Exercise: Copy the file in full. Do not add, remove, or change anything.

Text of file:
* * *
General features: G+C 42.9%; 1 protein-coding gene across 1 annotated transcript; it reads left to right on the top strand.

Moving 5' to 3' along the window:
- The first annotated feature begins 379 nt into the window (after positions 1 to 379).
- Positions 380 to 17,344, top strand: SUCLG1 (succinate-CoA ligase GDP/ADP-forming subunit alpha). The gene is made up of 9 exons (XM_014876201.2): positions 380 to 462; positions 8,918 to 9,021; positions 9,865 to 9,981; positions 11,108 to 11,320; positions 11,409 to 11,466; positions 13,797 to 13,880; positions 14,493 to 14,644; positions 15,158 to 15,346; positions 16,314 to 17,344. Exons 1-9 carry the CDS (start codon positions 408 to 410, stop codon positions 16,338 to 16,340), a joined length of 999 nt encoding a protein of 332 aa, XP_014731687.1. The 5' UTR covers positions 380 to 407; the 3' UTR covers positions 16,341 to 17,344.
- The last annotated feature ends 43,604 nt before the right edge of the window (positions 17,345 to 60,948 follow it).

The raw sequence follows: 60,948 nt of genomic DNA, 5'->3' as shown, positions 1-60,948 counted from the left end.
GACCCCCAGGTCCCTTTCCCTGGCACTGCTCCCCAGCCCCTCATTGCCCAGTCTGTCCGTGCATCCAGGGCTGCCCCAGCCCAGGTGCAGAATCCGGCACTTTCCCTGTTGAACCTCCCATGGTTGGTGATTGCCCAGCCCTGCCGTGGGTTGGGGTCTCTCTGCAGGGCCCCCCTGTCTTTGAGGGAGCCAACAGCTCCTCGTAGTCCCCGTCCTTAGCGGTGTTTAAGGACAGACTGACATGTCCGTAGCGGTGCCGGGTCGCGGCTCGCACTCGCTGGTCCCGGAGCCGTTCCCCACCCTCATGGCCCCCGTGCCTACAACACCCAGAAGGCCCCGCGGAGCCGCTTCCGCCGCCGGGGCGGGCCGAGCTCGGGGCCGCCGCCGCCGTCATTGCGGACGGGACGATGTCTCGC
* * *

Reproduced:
General features: G+C 42.9%; 1 protein-coding gene across 1 annotated transcript; it reads left to right on the top strand.

Moving 5' to 3' along the window:
- The first annotated feature begins 379 nt into the window (after positions 1 to 379).
- Positions 380 to 17,344, top strand: SUCLG1 (succinate-CoA ligase GDP/ADP-forming subunit alpha). The gene is made up of 9 exons (XM_014876201.2): positions 380 to 462; positions 8,918 to 9,021; positions 9,865 to 9,981; positions 11,108 to 11,320; positions 11,409 to 11,466; positions 13,797 to 13,880; positions 14,493 to 14,644; positions 15,158 to 15,346; positions 16,314 to 17,344. Exons 1-9 carry the CDS (start codon positions 408 to 410, stop codon positions 16,338 to 16,340), a joined length of 999 nt encoding a protein of 332 aa, XP_014731687.1. The 5' UTR covers positions 380 to 407; the 3' UTR covers positions 16,341 to 17,344.
- The last annotated feature ends 43,604 nt before the right edge of the window (positions 17,345 to 60,948 follow it).

The raw sequence follows: 60,948 nt of genomic DNA, 5'->3' as shown, positions 1-60,948 counted from the left end.
GACCCCCAGGTCCCTTTCCCTGGCACTGCTCCCCAGCCCCTCATTGCCCAGTCTGTCCGTGCATCCAGGGCTGCCCCAGCCCAGGTGCAGAATCCGGCACTTTCCCTGTTGAACCTCCCATGGTTGGTGATTGCCCAGCCCTGCCGTGGGTTGGGGTCTCTCTGCAGGGCCCCCCTGTCTTTGAGGGAGCCAACAGCTCCTCGTAGTCCCCGTCCTTAGCGGTGTTTAAGGACAGACTGACATGTCCGTAGCGGTGCCGGGTCGCGGCTCGCACTCGCTGGTCCCGGAGCCGTTCCCCACCCTCATGGCCCCCGTGCCTACAACACCCAGAAGGCCCCGCGGAGCCGCTTCCGCCGCCGGGGCGGGCCGAGCTCGGGGCCGCCGCCGCCGTCATTGCGGACGGGACGATGTCTCGC